The sooner you start a CONSISTENT discipline, the better.

Don’t ignore it - it won’t go away. He’ll learn that pulling books down is acceptable and ok and dad and mom won’t care.

Keep up w/ telling him no when something is not acceptable. Honestly, he may be too young for time out right now, but if you start NOW, he’ll know in the future.

My bro spanks and puts his kids in time out until they stop crying. That’s it. They’re 18 mos and 3 yrs old.

My kids get spanked and time outs. They’re 5 and 6 and they HATE it, but it works. They can leave time out when they’re calm and can talk to me nicely.

FTR, my kids & my brother’s kids aren’t beaten. 1 wack on the rear end does it.[/quote]

Agreed. Good post.

Sometimes time out alone does not work, you have to be willing to spank their little buts and tell them no. Usually a little pat on the bottom and telling them no is all that is needed to set them into a flurry of tears. Society leads you to belive any type of contact is child abuse(not true), but there is a fine line between the two.

Also correct on nipping this behavior in the bud because it will continue, and believe me it gets worse.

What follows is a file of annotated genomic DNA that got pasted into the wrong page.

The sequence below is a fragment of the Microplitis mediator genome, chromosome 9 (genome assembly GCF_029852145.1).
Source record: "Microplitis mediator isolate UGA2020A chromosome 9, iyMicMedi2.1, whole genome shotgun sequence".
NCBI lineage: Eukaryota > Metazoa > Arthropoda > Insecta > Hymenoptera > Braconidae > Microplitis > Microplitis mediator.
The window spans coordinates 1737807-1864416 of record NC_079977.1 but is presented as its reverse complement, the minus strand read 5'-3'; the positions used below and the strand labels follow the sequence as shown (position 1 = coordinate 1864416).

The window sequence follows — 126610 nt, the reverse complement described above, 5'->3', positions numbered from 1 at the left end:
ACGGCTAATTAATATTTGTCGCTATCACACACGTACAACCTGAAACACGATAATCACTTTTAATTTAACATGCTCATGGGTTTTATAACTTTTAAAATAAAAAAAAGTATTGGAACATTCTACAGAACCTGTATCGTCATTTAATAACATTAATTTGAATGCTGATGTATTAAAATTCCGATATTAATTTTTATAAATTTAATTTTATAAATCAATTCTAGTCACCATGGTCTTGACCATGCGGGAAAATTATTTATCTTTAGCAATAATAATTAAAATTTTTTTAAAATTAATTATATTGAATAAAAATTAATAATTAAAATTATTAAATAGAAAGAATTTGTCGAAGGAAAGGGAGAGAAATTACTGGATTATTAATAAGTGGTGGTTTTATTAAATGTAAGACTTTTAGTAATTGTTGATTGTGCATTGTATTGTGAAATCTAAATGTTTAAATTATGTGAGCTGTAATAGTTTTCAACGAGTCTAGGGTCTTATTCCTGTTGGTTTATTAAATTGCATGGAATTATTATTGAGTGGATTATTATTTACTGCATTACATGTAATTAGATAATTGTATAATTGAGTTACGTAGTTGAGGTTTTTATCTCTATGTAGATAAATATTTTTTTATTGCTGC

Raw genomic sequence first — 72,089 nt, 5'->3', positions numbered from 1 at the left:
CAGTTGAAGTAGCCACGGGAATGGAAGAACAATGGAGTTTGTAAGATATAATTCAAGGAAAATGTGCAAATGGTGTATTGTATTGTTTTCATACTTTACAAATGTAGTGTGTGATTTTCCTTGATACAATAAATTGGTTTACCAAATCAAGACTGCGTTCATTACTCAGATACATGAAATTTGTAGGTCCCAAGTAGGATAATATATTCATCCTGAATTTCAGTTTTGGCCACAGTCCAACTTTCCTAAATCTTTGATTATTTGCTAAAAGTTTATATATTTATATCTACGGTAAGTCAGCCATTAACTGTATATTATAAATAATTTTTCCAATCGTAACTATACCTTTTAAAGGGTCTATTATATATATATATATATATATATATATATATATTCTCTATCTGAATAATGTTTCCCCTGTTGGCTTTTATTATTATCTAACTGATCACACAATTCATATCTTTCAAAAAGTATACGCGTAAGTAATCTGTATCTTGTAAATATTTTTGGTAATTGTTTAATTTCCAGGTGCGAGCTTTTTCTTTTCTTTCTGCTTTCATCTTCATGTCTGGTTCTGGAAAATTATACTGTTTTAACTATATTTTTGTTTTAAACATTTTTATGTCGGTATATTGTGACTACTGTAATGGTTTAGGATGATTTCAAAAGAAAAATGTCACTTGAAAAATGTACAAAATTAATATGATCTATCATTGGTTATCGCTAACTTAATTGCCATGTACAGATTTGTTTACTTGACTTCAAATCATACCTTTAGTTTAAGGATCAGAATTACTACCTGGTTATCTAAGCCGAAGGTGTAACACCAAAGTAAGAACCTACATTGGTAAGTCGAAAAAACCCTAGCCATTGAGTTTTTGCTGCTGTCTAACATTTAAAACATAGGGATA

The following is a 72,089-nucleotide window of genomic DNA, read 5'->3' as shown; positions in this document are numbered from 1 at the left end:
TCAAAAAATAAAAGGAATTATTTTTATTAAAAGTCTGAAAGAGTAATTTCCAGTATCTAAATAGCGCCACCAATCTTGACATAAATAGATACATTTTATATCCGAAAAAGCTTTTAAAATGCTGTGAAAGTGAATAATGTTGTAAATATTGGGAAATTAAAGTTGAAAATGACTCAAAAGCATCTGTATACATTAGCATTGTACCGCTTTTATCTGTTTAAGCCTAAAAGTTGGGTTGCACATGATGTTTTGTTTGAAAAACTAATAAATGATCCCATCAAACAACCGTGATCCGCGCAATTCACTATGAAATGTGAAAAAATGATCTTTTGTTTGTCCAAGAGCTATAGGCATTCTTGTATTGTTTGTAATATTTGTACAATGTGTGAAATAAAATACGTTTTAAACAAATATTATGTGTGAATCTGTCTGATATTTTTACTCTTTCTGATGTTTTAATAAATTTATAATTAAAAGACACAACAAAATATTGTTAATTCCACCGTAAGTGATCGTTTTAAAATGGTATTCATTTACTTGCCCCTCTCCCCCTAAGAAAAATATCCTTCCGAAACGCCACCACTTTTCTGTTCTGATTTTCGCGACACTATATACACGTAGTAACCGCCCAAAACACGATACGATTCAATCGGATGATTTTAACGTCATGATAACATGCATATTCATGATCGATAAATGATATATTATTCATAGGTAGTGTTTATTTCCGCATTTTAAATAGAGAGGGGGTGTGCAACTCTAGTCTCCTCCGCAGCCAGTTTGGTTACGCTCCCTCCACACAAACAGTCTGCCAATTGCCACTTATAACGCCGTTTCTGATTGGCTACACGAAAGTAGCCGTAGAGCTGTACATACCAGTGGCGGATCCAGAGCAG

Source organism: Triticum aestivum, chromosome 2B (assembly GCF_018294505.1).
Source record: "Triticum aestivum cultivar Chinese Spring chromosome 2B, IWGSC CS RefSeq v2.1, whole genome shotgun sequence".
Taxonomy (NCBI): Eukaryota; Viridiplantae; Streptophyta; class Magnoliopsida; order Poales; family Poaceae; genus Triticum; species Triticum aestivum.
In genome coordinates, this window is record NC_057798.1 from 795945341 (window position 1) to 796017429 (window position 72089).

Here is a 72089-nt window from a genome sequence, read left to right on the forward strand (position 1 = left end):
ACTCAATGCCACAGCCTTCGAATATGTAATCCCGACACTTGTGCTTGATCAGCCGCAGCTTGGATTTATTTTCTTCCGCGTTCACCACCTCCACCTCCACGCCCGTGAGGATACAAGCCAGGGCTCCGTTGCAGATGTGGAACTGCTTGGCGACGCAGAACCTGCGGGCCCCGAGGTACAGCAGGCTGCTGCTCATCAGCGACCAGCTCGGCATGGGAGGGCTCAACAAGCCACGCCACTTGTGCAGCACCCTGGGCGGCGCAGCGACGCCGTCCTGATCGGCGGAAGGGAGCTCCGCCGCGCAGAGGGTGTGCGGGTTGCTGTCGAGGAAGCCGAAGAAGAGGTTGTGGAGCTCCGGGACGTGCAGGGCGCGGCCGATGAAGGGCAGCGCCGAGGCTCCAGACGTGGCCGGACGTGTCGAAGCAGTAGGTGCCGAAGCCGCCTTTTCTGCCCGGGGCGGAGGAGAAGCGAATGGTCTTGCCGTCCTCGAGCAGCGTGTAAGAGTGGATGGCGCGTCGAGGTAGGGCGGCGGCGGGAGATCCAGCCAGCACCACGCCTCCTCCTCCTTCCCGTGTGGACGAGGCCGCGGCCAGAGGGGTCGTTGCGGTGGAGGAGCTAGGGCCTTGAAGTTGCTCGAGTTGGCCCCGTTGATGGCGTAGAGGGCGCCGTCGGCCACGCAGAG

It will develop into tears when they dont get the toy, or candy they want. And the cuteness/love makes it hard to say no and that you will not tolerate that behavior. Man they can really be persistent when they want something.

Don’t ever let them see that their facial expressions have an effect on you when they’re being bad and hold your ground.

I also disagree with time-outs not working for 11 month olds.

I read about the timing of the time-outs should be based on their age. 1 minute per year old they are, which was based on their attention span.

I’m also a firm believer in using both positive reinforcement when they’re good, along with punishment when they’re bad. Showing tons of love when they’re not bad, but not backing down and getting the point across sternly when they are bad.

I’ve been using a slap on the back of my daughter’s hand, and that’s worked great. I know there are a lot of people with strong feelings against any type of physical punishment, but I believe that spanking and/or slapping the hand works.